Infinite ascending chains of Q subspaces of C?

1. Oct 27, 2013

Silversonic

http://img826.imageshack.us/img826/6069/kj13.png [Broken]

The proof is showing that particular matrix ring is not left artinian or noetherian. For any $\mathbb{Q}$ subspace $V$ of $\mathbb{C}$ that certainly is a left ideal of $R$. But I can't seem to find an infinite ascending (or descending) chain of left ideals. This would involve finding ascending or descending $\mathbb{Q}$ subspaces $V$ of $\mathbb{C}$ .

For example $\mathbb{Q}(1+i)$ is a $\mathbb{Q}$ subspace $V$ of $\mathbb{C}$. $\mathbb{Q}(1+i) + \mathbb{Q}(1+2i)$ is another $\mathbb{Q}$ subspace $V$ of $\mathbb{C}$ such that the first one is a strict subset of this. However after this I couldn't think how to continue the pattern. Can anyone help with constructing these infinite ascending or descending subspaces?

Edit: After searching around I realised this is quite obvious. $\mathbb{C}$ treated as a vector space over $\mathbb{Q}$ is infinite dimensional.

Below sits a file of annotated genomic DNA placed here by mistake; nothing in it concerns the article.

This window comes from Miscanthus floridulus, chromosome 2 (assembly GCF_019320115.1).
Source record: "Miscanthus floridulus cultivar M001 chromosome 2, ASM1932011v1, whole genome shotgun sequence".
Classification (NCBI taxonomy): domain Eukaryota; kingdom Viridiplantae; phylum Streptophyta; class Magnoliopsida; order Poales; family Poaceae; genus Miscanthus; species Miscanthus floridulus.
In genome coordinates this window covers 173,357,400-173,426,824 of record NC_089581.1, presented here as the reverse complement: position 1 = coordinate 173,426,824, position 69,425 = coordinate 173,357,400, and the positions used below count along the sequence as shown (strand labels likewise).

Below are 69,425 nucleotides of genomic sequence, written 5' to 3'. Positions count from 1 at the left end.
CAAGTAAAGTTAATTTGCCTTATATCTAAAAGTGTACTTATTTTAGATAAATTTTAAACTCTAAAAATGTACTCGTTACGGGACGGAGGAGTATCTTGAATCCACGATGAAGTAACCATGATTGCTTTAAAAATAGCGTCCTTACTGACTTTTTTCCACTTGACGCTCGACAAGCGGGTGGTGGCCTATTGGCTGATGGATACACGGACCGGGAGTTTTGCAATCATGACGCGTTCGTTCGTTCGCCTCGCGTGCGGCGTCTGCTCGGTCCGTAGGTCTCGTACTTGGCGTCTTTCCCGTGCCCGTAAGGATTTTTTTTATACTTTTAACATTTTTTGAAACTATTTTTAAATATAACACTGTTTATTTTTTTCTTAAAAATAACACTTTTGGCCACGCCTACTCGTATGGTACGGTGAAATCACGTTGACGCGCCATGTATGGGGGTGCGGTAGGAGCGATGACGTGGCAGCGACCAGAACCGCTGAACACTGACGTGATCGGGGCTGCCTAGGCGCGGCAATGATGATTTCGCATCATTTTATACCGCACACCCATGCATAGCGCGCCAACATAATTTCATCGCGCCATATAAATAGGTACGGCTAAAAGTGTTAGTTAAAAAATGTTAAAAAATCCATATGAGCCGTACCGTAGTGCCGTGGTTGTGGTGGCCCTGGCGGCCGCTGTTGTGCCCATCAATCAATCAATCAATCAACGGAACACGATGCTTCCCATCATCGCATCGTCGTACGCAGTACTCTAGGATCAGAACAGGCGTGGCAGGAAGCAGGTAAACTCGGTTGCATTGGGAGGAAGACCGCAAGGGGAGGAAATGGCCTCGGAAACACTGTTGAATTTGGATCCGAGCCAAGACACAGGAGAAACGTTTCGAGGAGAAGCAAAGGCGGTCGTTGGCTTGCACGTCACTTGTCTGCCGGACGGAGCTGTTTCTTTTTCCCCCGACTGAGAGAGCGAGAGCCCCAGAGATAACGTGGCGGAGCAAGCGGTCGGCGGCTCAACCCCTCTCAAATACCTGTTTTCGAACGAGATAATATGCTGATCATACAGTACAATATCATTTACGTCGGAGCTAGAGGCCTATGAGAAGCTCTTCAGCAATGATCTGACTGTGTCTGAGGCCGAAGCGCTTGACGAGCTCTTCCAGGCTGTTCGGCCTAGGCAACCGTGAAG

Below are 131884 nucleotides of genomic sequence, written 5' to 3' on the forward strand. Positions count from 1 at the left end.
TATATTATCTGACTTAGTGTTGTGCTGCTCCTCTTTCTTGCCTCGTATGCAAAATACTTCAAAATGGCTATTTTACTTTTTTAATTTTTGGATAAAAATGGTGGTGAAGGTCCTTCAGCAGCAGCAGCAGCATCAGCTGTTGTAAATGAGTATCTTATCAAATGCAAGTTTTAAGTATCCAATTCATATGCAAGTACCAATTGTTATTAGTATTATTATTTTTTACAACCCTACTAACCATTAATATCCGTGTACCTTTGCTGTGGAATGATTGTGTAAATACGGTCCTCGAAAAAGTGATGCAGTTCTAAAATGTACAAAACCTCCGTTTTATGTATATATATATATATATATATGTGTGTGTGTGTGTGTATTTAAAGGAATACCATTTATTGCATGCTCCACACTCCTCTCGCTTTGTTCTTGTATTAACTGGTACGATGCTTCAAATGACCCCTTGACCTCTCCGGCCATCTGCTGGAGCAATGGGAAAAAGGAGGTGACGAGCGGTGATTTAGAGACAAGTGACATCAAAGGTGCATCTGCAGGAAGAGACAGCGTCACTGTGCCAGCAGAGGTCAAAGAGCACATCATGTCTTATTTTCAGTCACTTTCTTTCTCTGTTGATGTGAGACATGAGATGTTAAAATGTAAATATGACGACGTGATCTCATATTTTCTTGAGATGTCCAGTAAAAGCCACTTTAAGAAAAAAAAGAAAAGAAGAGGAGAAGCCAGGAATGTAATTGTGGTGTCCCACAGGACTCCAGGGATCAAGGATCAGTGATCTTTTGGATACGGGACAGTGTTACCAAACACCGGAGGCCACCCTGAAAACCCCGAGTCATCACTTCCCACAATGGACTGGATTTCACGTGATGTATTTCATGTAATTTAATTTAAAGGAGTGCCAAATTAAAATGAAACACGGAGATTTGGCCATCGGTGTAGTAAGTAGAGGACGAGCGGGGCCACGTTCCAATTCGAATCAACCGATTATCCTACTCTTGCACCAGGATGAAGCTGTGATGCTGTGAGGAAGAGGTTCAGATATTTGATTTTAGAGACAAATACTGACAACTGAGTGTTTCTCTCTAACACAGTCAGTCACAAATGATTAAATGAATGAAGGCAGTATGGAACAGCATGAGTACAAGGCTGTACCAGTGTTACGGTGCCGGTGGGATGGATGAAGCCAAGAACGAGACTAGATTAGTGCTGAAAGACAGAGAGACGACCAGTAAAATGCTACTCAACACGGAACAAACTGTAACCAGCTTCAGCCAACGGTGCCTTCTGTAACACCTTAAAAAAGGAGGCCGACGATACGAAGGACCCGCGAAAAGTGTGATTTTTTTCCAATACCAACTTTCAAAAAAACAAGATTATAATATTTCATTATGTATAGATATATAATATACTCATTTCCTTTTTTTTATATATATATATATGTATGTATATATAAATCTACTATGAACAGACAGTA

So take a random element $a$ of $\mathbb{C}$. $\mathbb{Q}a$ is a $\mathbb{Q}$ subspace $V$ of $\mathbb{C}$. Then take an element $b$ from $\mathbb{C}$ not in $\mathbb{Q}a$. $\mathbb{Q}a+\mathbb{Q}b$ is another $\mathbb{Q}$ subspace $V$ of $\mathbb{C}$ that strictly contains $\mathbb{Q}a$. Take $c$ from $\mathbb{C}$ not in ${\mathbb{Q}a+\mathbb{Q}b}$ to obtain $\mathbb{Q}a+\mathbb{Q}b + \mathbb{Q}c$ and so on and so on.

However, this shows it is not Noetherian. How do I show it is not Artinian?

Edit 2: I guess since $\mathbb{C}$ treated as a vector space over $\mathbb{Q}$ is infinite dimensional, means $\mathbb{C}$ has basis ${r_1, r_2, r_3, ... }$. Hence I can take ${r_2, r_3, ... }$ to form a new $\mathbb{Q}$ subspace $V$ of $\mathbb{C}$ which is strictly smaller than $\mathbb{C}$. Keep doing this to obtain a infinite strictly descending chain of ideals.

Last edited by a moderator: May 6, 2017